Palisades Forestry Committee Presents Tree Findings

By SARAH SHMERLING | Editor-in-Chief

After being appointed by Pacific Palisades Community Council Chair George Wolfberg in April, the Palisades Forestry Committee made its first presentation at the September 12 PPCC meeting.

The one-hour presentation was led by PFC Chair David Card, with help from others on the committee.

After sharing slides that showed how the tree canopy has grown and changed within the Palisades since the town was founded, Card explained that the committee looked at the five blocks of Hartzell Street in the Alphabet Streets as a pilot project, creating a map that designated vacancies as well as different species of trees that are currently there.

The committee’s initial focus will be on street trees in public parkways, medians and right of ways—taking a look at both existing trees and the vacant spaces where trees do not currently exist. They are using the Santa Monica Urban Forest Master Plan as a template.

When making suggestions of what trees to plant where, the committee is taking into consideration everything from what will thrive in what particular space to disease resistance, availability and flammability, with a designation list that includes existing trees, primary species and secondary species.

“We’re looking at this as kind of proof of concept, because the whole idea was to come in and partner with the city,” PFC Member Kelly Comras shared. “So we have good sources of people who are really energized, we could help put together a process working with the city and then write up a handbook and that could be used with the city and other communities.”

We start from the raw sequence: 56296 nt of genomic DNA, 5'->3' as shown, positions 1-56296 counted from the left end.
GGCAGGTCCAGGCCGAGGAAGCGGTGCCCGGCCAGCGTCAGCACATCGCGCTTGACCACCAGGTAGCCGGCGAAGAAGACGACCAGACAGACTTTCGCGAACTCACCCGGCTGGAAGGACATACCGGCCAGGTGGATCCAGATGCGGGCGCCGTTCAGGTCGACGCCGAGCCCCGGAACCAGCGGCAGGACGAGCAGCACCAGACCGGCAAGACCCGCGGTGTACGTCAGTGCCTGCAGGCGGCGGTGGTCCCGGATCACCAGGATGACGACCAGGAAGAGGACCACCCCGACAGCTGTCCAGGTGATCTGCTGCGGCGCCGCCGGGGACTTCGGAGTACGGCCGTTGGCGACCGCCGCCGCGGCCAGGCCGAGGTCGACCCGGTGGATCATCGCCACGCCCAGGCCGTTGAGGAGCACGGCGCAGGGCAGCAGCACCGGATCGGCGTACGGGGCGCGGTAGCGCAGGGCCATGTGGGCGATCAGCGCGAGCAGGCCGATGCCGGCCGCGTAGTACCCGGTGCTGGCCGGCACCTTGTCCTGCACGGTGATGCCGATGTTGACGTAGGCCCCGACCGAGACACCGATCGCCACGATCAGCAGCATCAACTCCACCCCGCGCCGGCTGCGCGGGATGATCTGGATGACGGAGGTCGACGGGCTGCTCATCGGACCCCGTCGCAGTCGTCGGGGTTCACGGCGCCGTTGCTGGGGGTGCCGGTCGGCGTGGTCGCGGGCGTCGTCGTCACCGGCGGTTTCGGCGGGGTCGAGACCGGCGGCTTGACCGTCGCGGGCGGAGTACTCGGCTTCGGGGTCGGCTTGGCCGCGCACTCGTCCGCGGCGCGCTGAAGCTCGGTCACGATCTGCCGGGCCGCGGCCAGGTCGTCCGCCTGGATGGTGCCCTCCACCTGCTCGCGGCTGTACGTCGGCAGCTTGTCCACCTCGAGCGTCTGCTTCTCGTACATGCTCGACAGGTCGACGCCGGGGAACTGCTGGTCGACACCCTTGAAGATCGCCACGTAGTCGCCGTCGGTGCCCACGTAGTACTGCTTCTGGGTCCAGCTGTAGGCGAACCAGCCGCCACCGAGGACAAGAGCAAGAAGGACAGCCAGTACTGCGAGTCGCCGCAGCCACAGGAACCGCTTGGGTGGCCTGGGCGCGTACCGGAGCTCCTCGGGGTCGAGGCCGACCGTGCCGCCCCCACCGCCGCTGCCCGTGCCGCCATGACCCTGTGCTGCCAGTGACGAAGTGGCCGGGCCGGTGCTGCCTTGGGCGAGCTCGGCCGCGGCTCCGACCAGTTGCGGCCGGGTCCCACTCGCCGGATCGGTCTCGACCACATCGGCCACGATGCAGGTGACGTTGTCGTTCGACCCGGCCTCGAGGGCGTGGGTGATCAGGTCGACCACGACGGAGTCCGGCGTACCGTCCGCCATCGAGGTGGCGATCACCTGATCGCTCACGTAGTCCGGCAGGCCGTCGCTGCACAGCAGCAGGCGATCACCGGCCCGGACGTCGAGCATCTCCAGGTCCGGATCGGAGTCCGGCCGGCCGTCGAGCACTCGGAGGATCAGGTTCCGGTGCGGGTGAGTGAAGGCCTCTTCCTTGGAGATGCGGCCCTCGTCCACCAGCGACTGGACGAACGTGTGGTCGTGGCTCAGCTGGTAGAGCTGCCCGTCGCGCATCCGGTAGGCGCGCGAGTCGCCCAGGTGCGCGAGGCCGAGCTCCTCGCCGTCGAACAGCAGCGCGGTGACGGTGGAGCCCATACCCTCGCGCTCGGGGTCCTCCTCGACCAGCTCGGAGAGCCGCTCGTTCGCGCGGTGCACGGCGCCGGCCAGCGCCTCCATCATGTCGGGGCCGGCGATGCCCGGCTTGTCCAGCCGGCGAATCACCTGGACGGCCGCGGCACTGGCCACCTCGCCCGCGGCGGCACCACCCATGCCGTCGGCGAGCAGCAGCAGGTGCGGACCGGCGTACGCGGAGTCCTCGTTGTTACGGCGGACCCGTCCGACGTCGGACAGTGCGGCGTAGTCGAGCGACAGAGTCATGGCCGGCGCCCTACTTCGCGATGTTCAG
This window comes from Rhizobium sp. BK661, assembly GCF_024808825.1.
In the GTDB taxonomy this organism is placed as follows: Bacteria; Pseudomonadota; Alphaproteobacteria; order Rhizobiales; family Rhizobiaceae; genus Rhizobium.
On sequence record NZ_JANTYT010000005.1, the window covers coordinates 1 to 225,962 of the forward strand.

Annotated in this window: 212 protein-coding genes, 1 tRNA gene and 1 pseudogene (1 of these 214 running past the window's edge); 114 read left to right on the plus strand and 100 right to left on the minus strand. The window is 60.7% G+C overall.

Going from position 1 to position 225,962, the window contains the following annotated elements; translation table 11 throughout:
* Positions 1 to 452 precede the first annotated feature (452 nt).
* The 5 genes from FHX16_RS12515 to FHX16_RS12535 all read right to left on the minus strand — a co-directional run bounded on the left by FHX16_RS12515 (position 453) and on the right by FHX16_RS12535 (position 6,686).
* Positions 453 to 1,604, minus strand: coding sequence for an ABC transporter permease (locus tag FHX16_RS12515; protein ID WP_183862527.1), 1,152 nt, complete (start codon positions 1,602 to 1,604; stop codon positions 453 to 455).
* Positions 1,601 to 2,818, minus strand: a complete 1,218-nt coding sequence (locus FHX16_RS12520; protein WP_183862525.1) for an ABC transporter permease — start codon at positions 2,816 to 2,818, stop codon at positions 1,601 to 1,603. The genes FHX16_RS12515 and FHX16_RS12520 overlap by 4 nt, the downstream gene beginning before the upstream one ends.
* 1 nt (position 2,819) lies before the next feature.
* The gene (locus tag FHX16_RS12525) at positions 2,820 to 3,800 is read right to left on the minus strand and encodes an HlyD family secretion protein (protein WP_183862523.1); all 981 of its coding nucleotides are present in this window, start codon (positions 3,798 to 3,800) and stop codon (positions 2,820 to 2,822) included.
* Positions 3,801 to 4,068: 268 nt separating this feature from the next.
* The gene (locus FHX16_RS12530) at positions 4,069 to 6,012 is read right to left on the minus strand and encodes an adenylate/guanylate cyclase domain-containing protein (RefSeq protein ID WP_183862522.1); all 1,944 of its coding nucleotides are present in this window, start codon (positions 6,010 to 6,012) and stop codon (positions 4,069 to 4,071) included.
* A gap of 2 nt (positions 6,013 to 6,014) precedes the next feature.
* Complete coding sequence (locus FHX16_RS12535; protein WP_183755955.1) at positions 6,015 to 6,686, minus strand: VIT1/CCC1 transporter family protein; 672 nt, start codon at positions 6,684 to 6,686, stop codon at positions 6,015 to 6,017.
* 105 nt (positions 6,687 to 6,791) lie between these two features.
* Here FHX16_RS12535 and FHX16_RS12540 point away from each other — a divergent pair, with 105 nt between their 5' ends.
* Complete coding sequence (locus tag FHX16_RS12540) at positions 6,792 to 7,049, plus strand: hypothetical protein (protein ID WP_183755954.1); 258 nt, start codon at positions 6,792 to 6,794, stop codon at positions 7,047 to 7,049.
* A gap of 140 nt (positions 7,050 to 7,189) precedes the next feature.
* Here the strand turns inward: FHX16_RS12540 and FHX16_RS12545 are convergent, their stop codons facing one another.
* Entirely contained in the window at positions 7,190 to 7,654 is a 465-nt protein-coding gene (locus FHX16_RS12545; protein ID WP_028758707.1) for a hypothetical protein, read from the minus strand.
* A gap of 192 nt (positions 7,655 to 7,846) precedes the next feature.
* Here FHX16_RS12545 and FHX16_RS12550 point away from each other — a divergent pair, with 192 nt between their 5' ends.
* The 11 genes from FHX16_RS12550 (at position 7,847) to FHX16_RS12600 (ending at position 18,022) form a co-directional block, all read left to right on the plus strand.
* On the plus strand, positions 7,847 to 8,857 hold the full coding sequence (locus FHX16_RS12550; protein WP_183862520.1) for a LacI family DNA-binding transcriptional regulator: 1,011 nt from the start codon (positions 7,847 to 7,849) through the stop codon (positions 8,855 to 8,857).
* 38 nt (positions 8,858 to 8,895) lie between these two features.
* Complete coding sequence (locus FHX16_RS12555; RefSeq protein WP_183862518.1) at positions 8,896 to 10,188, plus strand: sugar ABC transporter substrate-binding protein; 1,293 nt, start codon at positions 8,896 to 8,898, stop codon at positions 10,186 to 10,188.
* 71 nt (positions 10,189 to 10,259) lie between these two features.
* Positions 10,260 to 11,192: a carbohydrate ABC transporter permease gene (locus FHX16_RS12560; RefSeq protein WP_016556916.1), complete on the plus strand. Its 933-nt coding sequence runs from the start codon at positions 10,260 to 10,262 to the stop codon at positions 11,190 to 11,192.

The committee shares a map of Hartzell Street trees and vacancies.

Comras added that the Palisades is starting with a canopy of trees that other communities would consider their end goal.

The Palisades Forestry Committee shared that they are aiming to maximize the number of urban forest trees by planting more and minimizing the number that are removed.

Card touched on a contentious situation when a developer removed trees that were reported to be nearly 70 years old near Via De Las Olas and Mount Holyoke with no permit.

“This is a spectacular failure,” Card said, adding that it drew “quite a fuss on Nextdoor and everywhere else.” The city temporarily suspended the developer’s permit, and though they are back at work, the developer will have to replace the trees that were removed.

“We do not advocate removing any tree unless it’s dying or near death,” Card later explained. “Our bias is to not remove trees.”

The committee’s mission statement is to “enhance and sustain the health and beauty of the Pacific Palisades urban forest for future generations by facilitating the planting of appropriate trees and the caring for our existing trees; educate our community about the economic, environmental, health, social, emotional and aesthetic benefits of the trees that comprise our urban forest; protect the urban forest from unnecessary removals for better management, planning and enforcement, and honor the history of trees in the community; and establish a replicable model of a community urban forest task force for Pacific Palisades in partnership with the city of Los Angeles.”

PPCC Treasurer Richard Cohen clarified at the end of the meeting that the community council has not adopted a policy, but that the information presented by PFC is a work-in-progress proposal.

“It’s a gigantic step forward and they’ve done wonderful work,” Cohen explained, “but nothing has been established as policy yet.”